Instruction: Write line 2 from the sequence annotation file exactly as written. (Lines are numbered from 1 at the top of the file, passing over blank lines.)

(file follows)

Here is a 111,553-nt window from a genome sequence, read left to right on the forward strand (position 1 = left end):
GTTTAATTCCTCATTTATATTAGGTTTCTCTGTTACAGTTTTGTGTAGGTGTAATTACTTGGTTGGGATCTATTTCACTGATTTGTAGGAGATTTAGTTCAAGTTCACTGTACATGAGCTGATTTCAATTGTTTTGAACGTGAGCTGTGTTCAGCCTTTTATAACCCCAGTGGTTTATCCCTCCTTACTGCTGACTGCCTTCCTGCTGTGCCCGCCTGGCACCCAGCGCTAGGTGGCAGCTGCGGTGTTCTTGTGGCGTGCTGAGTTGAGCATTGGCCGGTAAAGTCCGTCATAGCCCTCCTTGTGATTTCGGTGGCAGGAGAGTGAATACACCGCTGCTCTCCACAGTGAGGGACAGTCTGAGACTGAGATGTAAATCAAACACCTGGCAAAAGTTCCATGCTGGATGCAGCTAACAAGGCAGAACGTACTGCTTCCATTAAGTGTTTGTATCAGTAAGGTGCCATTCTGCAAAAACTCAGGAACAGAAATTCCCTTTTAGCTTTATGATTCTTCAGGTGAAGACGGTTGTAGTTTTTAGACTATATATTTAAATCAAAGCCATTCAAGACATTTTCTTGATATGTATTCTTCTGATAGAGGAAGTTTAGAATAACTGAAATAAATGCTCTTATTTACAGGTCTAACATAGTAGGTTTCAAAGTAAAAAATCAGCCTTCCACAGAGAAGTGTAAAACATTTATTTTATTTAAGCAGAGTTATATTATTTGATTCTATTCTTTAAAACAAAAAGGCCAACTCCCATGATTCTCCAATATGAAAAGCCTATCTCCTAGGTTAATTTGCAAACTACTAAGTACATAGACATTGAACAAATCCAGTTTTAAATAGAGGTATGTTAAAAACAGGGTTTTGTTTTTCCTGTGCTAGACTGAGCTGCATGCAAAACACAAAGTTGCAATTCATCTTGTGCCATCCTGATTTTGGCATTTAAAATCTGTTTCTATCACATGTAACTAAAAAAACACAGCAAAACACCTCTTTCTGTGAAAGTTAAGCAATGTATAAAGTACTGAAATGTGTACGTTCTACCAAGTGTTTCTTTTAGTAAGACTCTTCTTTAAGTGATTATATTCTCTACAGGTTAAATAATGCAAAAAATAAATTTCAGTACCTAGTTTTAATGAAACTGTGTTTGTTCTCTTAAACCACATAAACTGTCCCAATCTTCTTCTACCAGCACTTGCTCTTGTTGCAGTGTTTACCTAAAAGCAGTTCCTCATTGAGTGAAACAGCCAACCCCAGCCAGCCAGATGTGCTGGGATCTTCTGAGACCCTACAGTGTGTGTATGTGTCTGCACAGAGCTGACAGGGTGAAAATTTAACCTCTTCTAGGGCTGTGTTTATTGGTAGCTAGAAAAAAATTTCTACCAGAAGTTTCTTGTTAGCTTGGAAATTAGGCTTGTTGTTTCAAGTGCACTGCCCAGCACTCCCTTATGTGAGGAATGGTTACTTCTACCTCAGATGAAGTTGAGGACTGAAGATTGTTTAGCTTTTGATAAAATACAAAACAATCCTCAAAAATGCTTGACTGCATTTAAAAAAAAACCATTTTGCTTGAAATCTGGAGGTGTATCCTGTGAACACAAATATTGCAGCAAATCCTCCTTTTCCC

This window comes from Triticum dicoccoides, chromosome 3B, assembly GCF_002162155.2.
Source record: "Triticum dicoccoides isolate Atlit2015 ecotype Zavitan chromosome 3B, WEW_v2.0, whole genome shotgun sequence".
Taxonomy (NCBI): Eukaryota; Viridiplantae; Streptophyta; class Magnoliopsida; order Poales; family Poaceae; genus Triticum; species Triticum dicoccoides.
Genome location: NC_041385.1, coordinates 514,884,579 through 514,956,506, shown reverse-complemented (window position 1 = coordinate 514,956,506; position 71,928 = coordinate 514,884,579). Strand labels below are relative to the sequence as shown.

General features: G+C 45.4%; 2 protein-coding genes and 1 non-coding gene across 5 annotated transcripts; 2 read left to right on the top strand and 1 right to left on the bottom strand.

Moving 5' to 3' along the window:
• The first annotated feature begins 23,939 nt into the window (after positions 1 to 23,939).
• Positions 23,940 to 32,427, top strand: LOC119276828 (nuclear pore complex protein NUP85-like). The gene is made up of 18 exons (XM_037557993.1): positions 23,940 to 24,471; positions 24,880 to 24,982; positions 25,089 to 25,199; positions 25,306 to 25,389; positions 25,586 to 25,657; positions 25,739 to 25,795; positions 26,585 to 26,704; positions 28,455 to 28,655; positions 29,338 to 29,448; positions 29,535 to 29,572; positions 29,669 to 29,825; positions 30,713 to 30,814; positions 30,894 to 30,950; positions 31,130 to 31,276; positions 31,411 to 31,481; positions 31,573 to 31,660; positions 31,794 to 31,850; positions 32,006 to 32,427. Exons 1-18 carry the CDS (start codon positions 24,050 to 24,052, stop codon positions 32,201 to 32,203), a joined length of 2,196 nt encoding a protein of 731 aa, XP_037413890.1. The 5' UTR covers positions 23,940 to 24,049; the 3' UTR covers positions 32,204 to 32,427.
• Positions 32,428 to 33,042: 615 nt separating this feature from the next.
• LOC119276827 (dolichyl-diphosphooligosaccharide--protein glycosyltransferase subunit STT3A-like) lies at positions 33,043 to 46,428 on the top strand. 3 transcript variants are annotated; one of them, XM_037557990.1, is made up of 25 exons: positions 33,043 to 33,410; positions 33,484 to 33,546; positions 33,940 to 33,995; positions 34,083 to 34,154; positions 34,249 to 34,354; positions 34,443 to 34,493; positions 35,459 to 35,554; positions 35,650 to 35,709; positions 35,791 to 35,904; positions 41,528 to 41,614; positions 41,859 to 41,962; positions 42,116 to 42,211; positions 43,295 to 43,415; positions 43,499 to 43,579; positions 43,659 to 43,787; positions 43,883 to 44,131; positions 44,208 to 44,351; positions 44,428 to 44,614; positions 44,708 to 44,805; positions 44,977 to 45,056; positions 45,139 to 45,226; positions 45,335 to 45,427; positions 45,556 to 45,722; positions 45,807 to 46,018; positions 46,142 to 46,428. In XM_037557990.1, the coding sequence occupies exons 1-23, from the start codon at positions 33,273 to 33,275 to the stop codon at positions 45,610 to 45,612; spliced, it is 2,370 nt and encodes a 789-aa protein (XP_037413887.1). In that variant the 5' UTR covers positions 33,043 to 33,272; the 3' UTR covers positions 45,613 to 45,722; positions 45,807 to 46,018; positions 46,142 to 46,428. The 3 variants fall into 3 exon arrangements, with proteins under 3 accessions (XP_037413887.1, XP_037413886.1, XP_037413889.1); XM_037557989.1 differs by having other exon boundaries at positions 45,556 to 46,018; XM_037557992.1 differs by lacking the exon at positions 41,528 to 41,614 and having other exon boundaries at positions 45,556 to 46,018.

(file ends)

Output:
GTTTAATTCCTCATTTATATTAGGTTTCTCTGTTACAGTTTTGTGTAGGTGTAATTACTTGGTTGGGATCTATTTCACTGATTTGTAGGAGATTTAGTTCAAGTTCACTGTACATGAGCTGATTTCAATTGTTTTGAACGTGAGCTGTGTTCAGCCTTTTATAACCCCAGTGGTTTATCCCTCCTTACTGCTGACTGCCTTCCTGCTGTGCCCGCCTGGCACCCAGCGCTAGGTGGCAGCTGCGGTGTTCTTGTGGCGTGCTGAGTTGAGCATTGGCCGGTAAAGTCCGTCATAGCCCTCCTTGTGATTTCGGTGGCAGGAGAGTGAATACACCGCTGCTCTCCACAGTGAGGGACAGTCTGAGACTGAGATGTAAATCAAACACCTGGCAAAAGTTCCATGCTGGATGCAGCTAACAAGGCAGAACGTACTGCTTCCATTAAGTGTTTGTATCAGTAAGGTGCCATTCTGCAAAAACTCAGGAACAGAAATTCCCTTTTAGCTTTATGATTCTTCAGGTGAAGACGGTTGTAGTTTTTAGACTATATATTTAAATCAAAGCCATTCAAGACATTTTCTTGATATGTATTCTTCTGATAGAGGAAGTTTAGAATAACTGAAATAAATGCTCTTATTTACAGGTCTAACATAGTAGGTTTCAAAGTAAAAAATCAGCCTTCCACAGAGAAGTGTAAAACATTTATTTTATTTAAGCAGAGTTATATTATTTGATTCTATTCTTTAAAACAAAAAGGCCAACTCCCATGATTCTCCAATATGAAAAGCCTATCTCCTAGGTTAATTTGCAAACTACTAAGTACATAGACATTGAACAAATCCAGTTTTAAATAGAGGTATGTTAAAAACAGGGTTTTGTTTTTCCTGTGCTAGACTGAGCTGCATGCAAAACACAAAGTTGCAATTCATCTTGTGCCATCCTGATTTTGGCATTTAAAATCTGTTTCTATCACATGTAACTAAAAAAACACAGCAAAACACCTCTTTCTGTGAAAGTTAAGCAATGTATAAAGTACTGAAATGTGTACGTTCTACCAAGTGTTTCTTTTAGTAAGACTCTTCTTTAAGTGATTATATTCTCTACAGGTTAAATAATGCAAAAAATAAATTTCAGTACCTAGTTTTAATGAAACTGTGTTTGTTCTCTTAAACCACATAAACTGTCCCAATCTTCTTCTACCAGCACTTGCTCTTGTTGCAGTGTTTACCTAAAAGCAGTTCCTCATTGAGTGAAACAGCCAACCCCAGCCAGCCAGATGTGCTGGGATCTTCTGAGACCCTACAGTGTGTGTATGTGTCTGCACAGAGCTGACAGGGTGAAAATTTAACCTCTTCTAGGGCTGTGTTTATTGGTAGCTAGAAAAAAATTTCTACCAGAAGTTTCTTGTTAGCTTGGAAATTAGGCTTGTTGTTTCAAGTGCACTGCCCAGCACTCCCTTATGTGAGGAATGGTTACTTCTACCTCAGATGAAGTTGAGGACTGAAGATTGTTTAGCTTTTGATAAAATACAAAACAATCCTCAAAAATGCTTGACTGCATTTAAAAAAAAACCATTTTGCTTGAAATCTGGAGGTGTATCCTGTGAACACAAATATTGCAGCAAATCCTCCTTTTCCC